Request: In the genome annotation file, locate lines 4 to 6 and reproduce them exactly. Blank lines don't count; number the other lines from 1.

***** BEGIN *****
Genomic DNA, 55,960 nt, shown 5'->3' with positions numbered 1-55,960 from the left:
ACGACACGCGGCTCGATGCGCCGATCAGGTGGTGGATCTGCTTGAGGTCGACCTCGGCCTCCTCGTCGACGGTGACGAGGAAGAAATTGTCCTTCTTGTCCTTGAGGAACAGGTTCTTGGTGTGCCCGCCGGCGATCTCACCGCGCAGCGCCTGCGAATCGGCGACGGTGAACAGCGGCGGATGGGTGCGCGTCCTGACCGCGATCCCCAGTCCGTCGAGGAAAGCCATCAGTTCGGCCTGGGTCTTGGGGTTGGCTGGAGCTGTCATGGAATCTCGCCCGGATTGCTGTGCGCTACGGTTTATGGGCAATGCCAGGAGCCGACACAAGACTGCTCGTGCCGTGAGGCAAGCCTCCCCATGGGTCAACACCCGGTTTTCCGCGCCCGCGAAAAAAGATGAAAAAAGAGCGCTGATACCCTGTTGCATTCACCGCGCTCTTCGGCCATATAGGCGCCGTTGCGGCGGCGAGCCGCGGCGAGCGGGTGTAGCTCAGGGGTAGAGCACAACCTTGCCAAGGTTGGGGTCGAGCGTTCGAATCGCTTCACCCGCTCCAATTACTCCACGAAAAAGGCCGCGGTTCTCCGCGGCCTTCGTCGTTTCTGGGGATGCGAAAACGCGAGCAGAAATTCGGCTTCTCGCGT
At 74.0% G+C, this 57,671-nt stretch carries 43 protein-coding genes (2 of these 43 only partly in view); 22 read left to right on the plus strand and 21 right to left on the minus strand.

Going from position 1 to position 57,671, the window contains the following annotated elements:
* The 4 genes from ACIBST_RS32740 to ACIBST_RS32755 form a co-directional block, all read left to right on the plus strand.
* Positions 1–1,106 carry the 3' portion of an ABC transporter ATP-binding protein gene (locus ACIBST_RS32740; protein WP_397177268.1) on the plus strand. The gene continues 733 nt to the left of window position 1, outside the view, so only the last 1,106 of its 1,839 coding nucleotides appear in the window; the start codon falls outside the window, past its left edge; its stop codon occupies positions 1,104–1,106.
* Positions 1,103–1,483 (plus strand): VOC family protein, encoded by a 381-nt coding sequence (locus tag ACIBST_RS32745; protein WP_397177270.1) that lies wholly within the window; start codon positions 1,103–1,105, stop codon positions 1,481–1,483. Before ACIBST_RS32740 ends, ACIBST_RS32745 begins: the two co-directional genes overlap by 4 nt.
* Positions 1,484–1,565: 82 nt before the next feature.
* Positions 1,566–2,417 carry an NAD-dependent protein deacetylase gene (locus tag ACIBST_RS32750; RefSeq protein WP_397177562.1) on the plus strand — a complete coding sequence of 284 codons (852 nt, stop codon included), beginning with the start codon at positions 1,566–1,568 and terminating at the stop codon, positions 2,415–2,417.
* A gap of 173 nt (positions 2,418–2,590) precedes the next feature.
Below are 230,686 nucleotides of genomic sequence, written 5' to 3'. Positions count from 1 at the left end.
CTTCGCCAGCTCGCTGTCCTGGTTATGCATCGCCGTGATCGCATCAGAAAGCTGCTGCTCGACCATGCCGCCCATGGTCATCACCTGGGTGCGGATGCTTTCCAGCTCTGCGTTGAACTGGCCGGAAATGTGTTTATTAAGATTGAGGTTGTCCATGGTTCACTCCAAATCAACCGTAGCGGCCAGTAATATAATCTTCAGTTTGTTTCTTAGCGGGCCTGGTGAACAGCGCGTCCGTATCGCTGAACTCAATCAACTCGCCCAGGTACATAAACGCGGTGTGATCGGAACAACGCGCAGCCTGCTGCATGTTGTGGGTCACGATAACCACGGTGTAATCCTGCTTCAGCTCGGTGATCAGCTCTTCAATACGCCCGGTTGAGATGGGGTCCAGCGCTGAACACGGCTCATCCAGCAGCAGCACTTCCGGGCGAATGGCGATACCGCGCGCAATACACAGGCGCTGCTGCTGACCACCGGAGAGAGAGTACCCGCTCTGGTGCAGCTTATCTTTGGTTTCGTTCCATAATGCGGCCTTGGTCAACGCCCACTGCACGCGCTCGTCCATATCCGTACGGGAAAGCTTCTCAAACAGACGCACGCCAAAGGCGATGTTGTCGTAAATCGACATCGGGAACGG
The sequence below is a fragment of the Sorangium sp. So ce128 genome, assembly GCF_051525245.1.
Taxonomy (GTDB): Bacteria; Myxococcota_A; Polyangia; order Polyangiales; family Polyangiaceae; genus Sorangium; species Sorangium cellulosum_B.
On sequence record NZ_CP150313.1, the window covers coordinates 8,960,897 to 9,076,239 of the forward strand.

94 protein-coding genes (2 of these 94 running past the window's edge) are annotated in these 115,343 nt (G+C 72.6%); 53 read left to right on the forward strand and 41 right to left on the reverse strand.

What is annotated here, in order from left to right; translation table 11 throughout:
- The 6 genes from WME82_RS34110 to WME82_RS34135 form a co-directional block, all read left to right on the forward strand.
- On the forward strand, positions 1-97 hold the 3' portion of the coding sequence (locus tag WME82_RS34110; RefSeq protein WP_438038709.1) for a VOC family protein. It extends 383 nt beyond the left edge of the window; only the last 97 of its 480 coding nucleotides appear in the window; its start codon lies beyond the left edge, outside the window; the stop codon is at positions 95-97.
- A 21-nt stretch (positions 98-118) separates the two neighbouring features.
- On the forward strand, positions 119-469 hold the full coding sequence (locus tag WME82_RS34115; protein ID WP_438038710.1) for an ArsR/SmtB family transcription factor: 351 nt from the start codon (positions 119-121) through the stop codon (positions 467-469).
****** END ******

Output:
Going from position 1 to position 57,671, the window contains the following annotated elements:
* The 4 genes from ACIBST_RS32740 to ACIBST_RS32755 form a co-directional block, all read left to right on the plus strand.
* Positions 1–1,106 carry the 3' portion of an ABC transporter ATP-binding protein gene (locus ACIBST_RS32740; protein WP_397177268.1) on the plus strand. The gene continues 733 nt to the left of window position 1, outside the view, so only the last 1,106 of its 1,839 coding nucleotides appear in the window; the start codon falls outside the window, past its left edge; its stop codon occupies positions 1,104–1,106.